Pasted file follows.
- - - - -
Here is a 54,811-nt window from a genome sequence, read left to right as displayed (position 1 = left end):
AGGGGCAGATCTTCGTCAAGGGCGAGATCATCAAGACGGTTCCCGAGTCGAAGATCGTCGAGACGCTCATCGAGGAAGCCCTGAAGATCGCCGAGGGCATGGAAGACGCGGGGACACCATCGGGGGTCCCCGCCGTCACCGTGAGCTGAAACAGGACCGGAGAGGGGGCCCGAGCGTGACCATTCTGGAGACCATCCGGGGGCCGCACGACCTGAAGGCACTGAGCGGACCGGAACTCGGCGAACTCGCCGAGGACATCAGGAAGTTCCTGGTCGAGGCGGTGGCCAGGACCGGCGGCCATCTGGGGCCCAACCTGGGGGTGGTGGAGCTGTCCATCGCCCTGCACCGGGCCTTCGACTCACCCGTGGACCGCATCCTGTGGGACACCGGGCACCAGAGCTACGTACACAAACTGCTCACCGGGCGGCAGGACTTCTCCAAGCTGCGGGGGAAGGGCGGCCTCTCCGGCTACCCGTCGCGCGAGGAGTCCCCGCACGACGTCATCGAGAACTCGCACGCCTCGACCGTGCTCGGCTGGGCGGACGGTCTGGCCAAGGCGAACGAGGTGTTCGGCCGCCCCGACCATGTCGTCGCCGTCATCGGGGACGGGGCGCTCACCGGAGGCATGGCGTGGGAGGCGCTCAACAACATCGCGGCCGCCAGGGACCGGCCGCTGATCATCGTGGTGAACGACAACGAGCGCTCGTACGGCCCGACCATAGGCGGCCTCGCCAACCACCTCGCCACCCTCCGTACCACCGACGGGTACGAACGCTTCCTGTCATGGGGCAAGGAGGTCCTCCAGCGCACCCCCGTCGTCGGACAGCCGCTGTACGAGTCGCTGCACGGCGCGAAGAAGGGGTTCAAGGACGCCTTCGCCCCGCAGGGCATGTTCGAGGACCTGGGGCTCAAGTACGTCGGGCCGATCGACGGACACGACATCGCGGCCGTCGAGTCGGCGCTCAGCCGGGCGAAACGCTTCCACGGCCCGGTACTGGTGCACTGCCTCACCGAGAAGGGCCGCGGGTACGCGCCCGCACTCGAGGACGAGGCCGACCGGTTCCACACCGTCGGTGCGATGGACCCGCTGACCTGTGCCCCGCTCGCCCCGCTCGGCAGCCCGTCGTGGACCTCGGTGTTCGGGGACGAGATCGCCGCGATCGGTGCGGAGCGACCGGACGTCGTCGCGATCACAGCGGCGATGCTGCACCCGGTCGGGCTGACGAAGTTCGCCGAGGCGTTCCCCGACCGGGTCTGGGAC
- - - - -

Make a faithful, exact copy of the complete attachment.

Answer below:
Here is a 54,811-nt window from a genome sequence, read left to right as displayed (position 1 = left end):
AGGGGCAGATCTTCGTCAAGGGCGAGATCATCAAGACGGTTCCCGAGTCGAAGATCGTCGAGACGCTCATCGAGGAAGCCCTGAAGATCGCCGAGGGCATGGAAGACGCGGGGACACCATCGGGGGTCCCCGCCGTCACCGTGAGCTGAAACAGGACCGGAGAGGGGGCCCGAGCGTGACCATTCTGGAGACCATCCGGGGGCCGCACGACCTGAAGGCACTGAGCGGACCGGAACTCGGCGAACTCGCCGAGGACATCAGGAAGTTCCTGGTCGAGGCGGTGGCCAGGACCGGCGGCCATCTGGGGCCCAACCTGGGGGTGGTGGAGCTGTCCATCGCCCTGCACCGGGCCTTCGACTCACCCGTGGACCGCATCCTGTGGGACACCGGGCACCAGAGCTACGTACACAAACTGCTCACCGGGCGGCAGGACTTCTCCAAGCTGCGGGGGAAGGGCGGCCTCTCCGGCTACCCGTCGCGCGAGGAGTCCCCGCACGACGTCATCGAGAACTCGCACGCCTCGACCGTGCTCGGCTGGGCGGACGGTCTGGCCAAGGCGAACGAGGTGTTCGGCCGCCCCGACCATGTCGTCGCCGTCATCGGGGACGGGGCGCTCACCGGAGGCATGGCGTGGGAGGCGCTCAACAACATCGCGGCCGCCAGGGACCGGCCGCTGATCATCGTGGTGAACGACAACGAGCGCTCGTACGGCCCGACCATAGGCGGCCTCGCCAACCACCTCGCCACCCTCCGTACCACCGACGGGTACGAACGCTTCCTGTCATGGGGCAAGGAGGTCCTCCAGCGCACCCCCGTCGTCGGACAGCCGCTGTACGAGTCGCTGCACGGCGCGAAGAAGGGGTTCAAGGACGCCTTCGCCCCGCAGGGCATGTTCGAGGACCTGGGGCTCAAGTACGTCGGGCCGATCGACGGACACGACATCGCGGCCGTCGAGTCGGCGCTCAGCCGGGCGAAACGCTTCCACGGCCCGGTACTGGTGCACTGCCTCACCGAGAAGGGCCGCGGGTACGCGCCCGCACTCGAGGACGAGGCCGACCGGTTCCACACCGTCGGTGCGATGGACCCGCTGACCTGTGCCCCGCTCGCCCCGCTCGGCAGCCCGTCGTGGACCTCGGTGTTCGGGGACGAGATCGCCGCGATCGGTGCGGAGCGACCGGACGTCGTCGCGATCACAGCGGCGATGCTGCACCCGGTCGGGCTGACGAAGTTCGCCGAGGCGTTCCCCGACCGGGTCTGGGAC